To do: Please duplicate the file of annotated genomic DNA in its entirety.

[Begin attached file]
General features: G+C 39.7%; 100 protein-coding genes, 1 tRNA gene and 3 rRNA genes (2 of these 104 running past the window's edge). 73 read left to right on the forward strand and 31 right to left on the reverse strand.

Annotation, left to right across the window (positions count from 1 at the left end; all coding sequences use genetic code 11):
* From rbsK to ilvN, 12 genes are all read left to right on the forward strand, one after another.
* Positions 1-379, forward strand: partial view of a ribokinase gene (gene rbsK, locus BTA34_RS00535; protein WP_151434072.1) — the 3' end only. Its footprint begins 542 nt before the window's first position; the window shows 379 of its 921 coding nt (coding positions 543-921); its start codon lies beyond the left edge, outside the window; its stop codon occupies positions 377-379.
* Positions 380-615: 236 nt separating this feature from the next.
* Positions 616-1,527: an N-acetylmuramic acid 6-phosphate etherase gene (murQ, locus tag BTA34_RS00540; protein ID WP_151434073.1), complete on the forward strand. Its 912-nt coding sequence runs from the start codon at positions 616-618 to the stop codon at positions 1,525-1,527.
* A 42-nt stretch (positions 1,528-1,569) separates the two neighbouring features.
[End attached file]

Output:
General features: G+C 39.7%; 100 protein-coding genes, 1 tRNA gene and 3 rRNA genes (2 of these 104 running past the window's edge). 73 read left to right on the forward strand and 31 right to left on the reverse strand.

Annotation, left to right across the window (positions count from 1 at the left end; all coding sequences use genetic code 11):
* From rbsK to ilvN, 12 genes are all read left to right on the forward strand, one after another.
* Positions 1-379, forward strand: partial view of a ribokinase gene (gene rbsK, locus BTA34_RS00535; protein WP_151434072.1) — the 3' end only. Its footprint begins 542 nt before the window's first position; the window shows 379 of its 921 coding nt (coding positions 543-921); its start codon lies beyond the left edge, outside the window; its stop codon occupies positions 377-379.
* Positions 380-615: 236 nt separating this feature from the next.
* Positions 616-1,527: an N-acetylmuramic acid 6-phosphate etherase gene (murQ, locus tag BTA34_RS00540; protein ID WP_151434073.1), complete on the forward strand. Its 912-nt coding sequence runs from the start codon at positions 616-618 to the stop codon at positions 1,525-1,527.
* A 42-nt stretch (positions 1,528-1,569) separates the two neighbouring features.